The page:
Why? What is it that caused the soul to shut away pieces of her heart and mind? To discover the cause of such a traumatic past would explain the cause for locking away the memories that would allow her to feel complete.  Each step within her journey was the plan that she mapped out in the life that she chose to live long before she became the twinkle in her mother’s eyes. The memories written into the story that would be her life are all that she could be.

The journey began and her story has begun to play.

Looking back on my life I have lost so much of my memories and often feel incomplete. I DO spend a lot of time just staring out that window wondering why I have lost a lot of the memories that make up my life.  Is this really the cause of all my trauma, is it what left me deeply scared. As a child, I can not see the memories. As a teen I can possibly say it wasn’t the best, I struggled to feel anything but the crushing events that was my life.  I graduated and discovered new beginnings that have led to being my life today.  Though hurtful at times these are the memories I do have. The journey in discovering my past will take its time.

I am not sure that my past is worth further pain, and yet it is the need to know who it is I am.

It takes much strength to speak my truth. As it is to speak yours. Our lives are what they are and to accept this is part of the journey and a step in acknowledging that we are no different to any other person. Our memories for what they are, are just that our memories. they do not define us, they do not control who we can be. Our memories allow us to draw on them to teach us in becoming a better person.

Yes, I am searching for my memories not to just know them but also to discover how they shaped me into the person I am today   And most importantly to allow myself to Love the person I am, to LOVE ME. When I can do that, I know that I have the power to overcome all.   Our life is the journey and we have the power to create an amazing life.

 

Blessings to you

Ss

I met you in the rain on the last day of 1972 – a Boston man’s “Missed Connections” post on Craigslist

I met you in the rain on the last day of 1972 – a Boston man’s “Missed Connections” post on Craigslist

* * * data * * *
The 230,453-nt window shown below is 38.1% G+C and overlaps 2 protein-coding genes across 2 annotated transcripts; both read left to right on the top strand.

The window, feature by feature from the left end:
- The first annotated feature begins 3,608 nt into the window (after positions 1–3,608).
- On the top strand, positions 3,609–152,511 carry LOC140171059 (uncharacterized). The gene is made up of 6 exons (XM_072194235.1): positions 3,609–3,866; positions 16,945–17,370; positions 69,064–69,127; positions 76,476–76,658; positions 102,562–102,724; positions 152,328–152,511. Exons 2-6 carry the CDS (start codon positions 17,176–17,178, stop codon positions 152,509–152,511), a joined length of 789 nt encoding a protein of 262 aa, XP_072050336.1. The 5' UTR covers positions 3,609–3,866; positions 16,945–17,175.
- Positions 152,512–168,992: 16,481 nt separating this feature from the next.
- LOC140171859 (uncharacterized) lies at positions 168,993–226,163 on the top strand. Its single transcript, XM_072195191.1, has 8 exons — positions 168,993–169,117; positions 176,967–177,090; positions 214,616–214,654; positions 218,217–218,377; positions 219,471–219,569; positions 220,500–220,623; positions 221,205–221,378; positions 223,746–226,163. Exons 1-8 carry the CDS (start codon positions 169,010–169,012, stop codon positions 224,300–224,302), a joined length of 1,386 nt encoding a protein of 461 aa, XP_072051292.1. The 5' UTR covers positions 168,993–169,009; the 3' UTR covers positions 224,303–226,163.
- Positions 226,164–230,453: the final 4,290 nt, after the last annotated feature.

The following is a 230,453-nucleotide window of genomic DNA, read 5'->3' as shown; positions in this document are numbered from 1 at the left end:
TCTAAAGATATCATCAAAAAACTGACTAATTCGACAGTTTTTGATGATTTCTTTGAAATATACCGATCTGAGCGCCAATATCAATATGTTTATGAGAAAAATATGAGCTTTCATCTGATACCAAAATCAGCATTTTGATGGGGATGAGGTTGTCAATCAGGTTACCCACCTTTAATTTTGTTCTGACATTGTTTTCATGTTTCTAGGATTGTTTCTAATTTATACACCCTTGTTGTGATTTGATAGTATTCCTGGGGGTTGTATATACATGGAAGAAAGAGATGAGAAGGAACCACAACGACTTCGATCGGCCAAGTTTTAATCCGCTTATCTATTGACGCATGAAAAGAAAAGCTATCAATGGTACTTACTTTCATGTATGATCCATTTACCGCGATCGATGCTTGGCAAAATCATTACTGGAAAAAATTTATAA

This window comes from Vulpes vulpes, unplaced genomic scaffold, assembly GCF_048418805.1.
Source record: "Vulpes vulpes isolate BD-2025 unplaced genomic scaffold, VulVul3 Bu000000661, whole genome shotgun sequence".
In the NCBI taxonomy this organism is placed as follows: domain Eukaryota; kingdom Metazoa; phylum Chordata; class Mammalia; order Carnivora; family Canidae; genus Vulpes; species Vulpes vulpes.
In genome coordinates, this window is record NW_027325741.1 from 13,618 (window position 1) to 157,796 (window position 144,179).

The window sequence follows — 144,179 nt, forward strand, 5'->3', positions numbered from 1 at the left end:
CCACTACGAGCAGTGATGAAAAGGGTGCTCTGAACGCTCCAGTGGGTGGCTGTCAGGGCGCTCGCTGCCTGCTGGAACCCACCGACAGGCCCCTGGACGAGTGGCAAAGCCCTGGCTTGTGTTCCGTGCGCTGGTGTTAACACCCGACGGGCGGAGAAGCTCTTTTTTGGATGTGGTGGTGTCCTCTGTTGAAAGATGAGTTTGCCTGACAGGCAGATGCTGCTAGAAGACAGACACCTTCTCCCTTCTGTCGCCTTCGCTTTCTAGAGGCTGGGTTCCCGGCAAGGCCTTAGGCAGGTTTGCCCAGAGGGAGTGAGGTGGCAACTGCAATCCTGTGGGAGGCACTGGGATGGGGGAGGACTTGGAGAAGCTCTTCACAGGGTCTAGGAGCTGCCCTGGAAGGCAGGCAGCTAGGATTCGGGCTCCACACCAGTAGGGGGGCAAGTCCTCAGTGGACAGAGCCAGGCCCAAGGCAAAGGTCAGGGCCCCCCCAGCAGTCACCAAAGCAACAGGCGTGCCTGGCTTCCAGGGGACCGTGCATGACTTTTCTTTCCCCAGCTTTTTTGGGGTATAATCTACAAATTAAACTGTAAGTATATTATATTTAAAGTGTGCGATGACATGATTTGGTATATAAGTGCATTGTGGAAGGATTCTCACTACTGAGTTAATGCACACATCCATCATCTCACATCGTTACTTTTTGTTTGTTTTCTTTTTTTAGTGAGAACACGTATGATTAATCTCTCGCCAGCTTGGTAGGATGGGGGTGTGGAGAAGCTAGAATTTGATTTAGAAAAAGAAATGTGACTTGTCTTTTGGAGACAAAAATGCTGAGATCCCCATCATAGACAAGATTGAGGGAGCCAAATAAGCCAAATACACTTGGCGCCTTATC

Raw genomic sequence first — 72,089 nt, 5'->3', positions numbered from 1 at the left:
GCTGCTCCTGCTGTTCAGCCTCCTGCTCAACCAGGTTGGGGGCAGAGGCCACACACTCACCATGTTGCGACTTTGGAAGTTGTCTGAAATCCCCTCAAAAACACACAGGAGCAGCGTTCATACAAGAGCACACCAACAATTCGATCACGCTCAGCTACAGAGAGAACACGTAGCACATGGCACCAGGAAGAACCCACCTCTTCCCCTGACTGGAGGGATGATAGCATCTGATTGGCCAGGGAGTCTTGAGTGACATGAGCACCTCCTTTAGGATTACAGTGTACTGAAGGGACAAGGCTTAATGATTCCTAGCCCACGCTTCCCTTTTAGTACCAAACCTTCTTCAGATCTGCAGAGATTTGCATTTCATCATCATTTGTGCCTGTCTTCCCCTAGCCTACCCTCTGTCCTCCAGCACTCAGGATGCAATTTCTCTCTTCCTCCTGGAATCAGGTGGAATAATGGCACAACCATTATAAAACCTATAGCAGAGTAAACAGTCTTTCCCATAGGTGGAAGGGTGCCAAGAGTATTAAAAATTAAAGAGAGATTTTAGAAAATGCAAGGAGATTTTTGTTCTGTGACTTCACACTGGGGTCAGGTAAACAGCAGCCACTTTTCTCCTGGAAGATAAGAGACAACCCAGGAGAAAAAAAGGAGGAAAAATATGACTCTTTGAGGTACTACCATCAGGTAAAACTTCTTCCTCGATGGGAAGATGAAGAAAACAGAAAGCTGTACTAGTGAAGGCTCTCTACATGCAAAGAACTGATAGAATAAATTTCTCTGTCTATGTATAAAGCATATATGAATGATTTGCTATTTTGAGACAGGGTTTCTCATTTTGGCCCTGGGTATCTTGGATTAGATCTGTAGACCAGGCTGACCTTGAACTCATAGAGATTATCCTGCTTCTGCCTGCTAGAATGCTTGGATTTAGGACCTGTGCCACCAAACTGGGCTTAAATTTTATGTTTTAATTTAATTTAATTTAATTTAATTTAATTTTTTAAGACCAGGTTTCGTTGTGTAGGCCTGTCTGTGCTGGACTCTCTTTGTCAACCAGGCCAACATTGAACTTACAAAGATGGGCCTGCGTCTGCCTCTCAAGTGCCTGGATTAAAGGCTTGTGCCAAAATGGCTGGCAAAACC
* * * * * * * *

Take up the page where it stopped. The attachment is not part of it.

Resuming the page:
This is a Boston man’s “Missed Connections” post on Craigslist about a woman he met on New Year’s Eve in 1972. It was too beautiful not to share, and a great reminder that you never know why the people you meet are there…

I met you in the rain on the last day of 1972, the same day I resolved to kill myself.

One week prior, at the behest of Richard Nixon and Henry Kissinger, I’d flown four B-52 sorties over Hanoi. I dropped forty-eight bombs. How many homes I destroyed, how many lives I ended, I’ll never know. But in the eyes of my superiors, I had served my country honorably, and I was thusly discharged with such distinction.

 

And so on the morning of that New Year’s Eve, I found myself in a barren studio apartment on Beacon and Hereford with a fifth of Tennessee rye and the pang of shame permeating the recesses of my soul. When the bottle was empty, I made for the door and vowed, upon returning, that I would retrieve the Smith & Wesson Model 15 from the closet and give myself the discharge I deserved.

 

I walked for hours. I looped around the Fenway before snaking back past Symphony Hall and up to Trinity Church. Then I roamed through the Common, scaled the hill with its golden dome, and meandered into that charming labyrinth divided by Hanover Street. By the time I reached the waterfront, a charcoal sky had opened and a drizzle became a shower. That shower soon gave way to a deluge. While the other pedestrians darted for awnings and lobbies, I trudged into the rain. I suppose I thought, or rather hoped, that it might wash away the patina of guilt that had coagulated around my heart. It didn’t, of course, so I started back to the apartment.

 

And then I saw you.

You’d taken shelter under the balcony of the Old State House. You were wearing a teal ball gown, which appeared to me both regal and ridiculous. Your brown hair was matted to the right side of your face, and a galaxy of freckles dusted your shoulders. I’d never seen anything so beautiful.

 

When I joined you under the balcony, you looked at me with your big green eyes, and I could tell that you’d been crying. I asked if you were okay. You said you’d been better. I asked if you’d like to have a cup of coffee. You said only if I would join you. Before I could smile, you snatched my hand and led me on a dash through Downtown Crossing and into Neisner’s.

 

We sat at the counter of that five and dime and talked like old friends. We laughed as easily as we lamented, and you confessed over pecan pie that you were engaged to a man you didn’t love, a banker from some line of Boston nobility. A Cabot, or maybe a Chaffee. Either way, his parents were hosting a soirée to ring in the New Year, hence the dress.

 

For my part, I shared more of myself than I could have imagined possible at that time. I didn’t mention Vietnam, but I got the sense that you could see there was a war waging inside me. Still, your eyes offered no pity, and I loved you for it.

 

After an hour or so, I excused myself to use the restroom. I remember consulting my reflection in the mirror. Wondering if I should kiss you, if I should tell you what I’d done from the cockpit of that bomber a week before, if I should return to the Smith & Wesson that waited for me. I decided, ultimately, that I was unworthy of the resuscitation this stranger in the teal ball gown had given me, and to turn my back on such sweet serendipity would be the real disgrace.

 

On the way back to the counter, my heart thumped in my chest like an angry judge’s gavel, and a future—our future—flickered in my mind. But when I reached the stools, you were gone. No phone number. No note. Nothing.